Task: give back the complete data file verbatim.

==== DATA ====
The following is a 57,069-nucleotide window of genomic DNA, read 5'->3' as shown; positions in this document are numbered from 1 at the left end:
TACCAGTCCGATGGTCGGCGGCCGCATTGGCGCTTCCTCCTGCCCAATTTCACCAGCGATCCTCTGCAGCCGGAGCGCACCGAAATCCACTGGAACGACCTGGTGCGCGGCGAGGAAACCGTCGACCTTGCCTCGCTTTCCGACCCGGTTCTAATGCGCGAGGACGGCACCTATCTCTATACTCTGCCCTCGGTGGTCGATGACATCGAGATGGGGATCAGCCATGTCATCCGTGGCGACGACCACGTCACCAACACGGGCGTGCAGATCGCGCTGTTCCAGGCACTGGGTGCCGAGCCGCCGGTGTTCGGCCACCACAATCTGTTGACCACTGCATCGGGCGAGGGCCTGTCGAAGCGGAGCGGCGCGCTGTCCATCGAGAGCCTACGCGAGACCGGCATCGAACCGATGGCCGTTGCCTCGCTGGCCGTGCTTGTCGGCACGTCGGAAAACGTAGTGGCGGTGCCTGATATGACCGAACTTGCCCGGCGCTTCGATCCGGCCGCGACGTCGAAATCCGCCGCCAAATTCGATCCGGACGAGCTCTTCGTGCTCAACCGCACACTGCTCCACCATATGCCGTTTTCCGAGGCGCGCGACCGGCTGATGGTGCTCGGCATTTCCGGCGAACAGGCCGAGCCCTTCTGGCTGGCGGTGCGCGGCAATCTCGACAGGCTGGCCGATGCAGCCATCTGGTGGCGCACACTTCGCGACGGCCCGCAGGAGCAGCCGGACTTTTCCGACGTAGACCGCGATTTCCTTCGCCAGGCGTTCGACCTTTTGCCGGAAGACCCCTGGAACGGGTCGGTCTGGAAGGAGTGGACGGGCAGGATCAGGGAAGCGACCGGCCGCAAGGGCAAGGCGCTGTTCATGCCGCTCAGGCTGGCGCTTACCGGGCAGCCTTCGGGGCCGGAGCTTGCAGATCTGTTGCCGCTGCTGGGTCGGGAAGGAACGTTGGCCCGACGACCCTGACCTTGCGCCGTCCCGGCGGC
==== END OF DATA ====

The following is a 57,069-nucleotide window of genomic DNA, read 5'->3' as shown; positions in this document are numbered from 1 at the left end:
TACCAGTCCGATGGTCGGCGGCCGCATTGGCGCTTCCTCCTGCCCAATTTCACCAGCGATCCTCTGCAGCCGGAGCGCACCGAAATCCACTGGAACGACCTGGTGCGCGGCGAGGAAACCGTCGACCTTGCCTCGCTTTCCGACCCGGTTCTAATGCGCGAGGACGGCACCTATCTCTATACTCTGCCCTCGGTGGTCGATGACATCGAGATGGGGATCAGCCATGTCATCCGTGGCGACGACCACGTCACCAACACGGGCGTGCAGATCGCGCTGTTCCAGGCACTGGGTGCCGAGCCGCCGGTGTTCGGCCACCACAATCTGTTGACCACTGCATCGGGCGAGGGCCTGTCGAAGCGGAGCGGCGCGCTGTCCATCGAGAGCCTACGCGAGACCGGCATCGAACCGATGGCCGTTGCCTCGCTGGCCGTGCTTGTCGGCACGTCGGAAAACGTAGTGGCGGTGCCTGATATGACCGAACTTGCCCGGCGCTTCGATCCGGCCGCGACGTCGAAATCCGCCGCCAAATTCGATCCGGACGAGCTCTTCGTGCTCAACCGCACACTGCTCCACCATATGCCGTTTTCCGAGGCGCGCGACCGGCTGATGGTGCTCGGCATTTCCGGCGAACAGGCCGAGCCCTTCTGGCTGGCGGTGCGCGGCAATCTCGACAGGCTGGCCGATGCAGCCATCTGGTGGCGCACACTTCGCGACGGCCCGCAGGAGCAGCCGGACTTTTCCGACGTAGACCGCGATTTCCTTCGCCAGGCGTTCGACCTTTTGCCGGAAGACCCCTGGAACGGGTCGGTCTGGAAGGAGTGGACGGGCAGGATCAGGGAAGCGACCGGCCGCAAGGGCAAGGCGCTGTTCATGCCGCTCAGGCTGGCGCTTACCGGGCAGCCTTCGGGGCCGGAGCTTGCAGATCTGTTGCCGCTGCTGGGTCGGGAAGGAACGTTGGCCCGACGACCCTGACCTTGCGCCGTCCCGGCGGC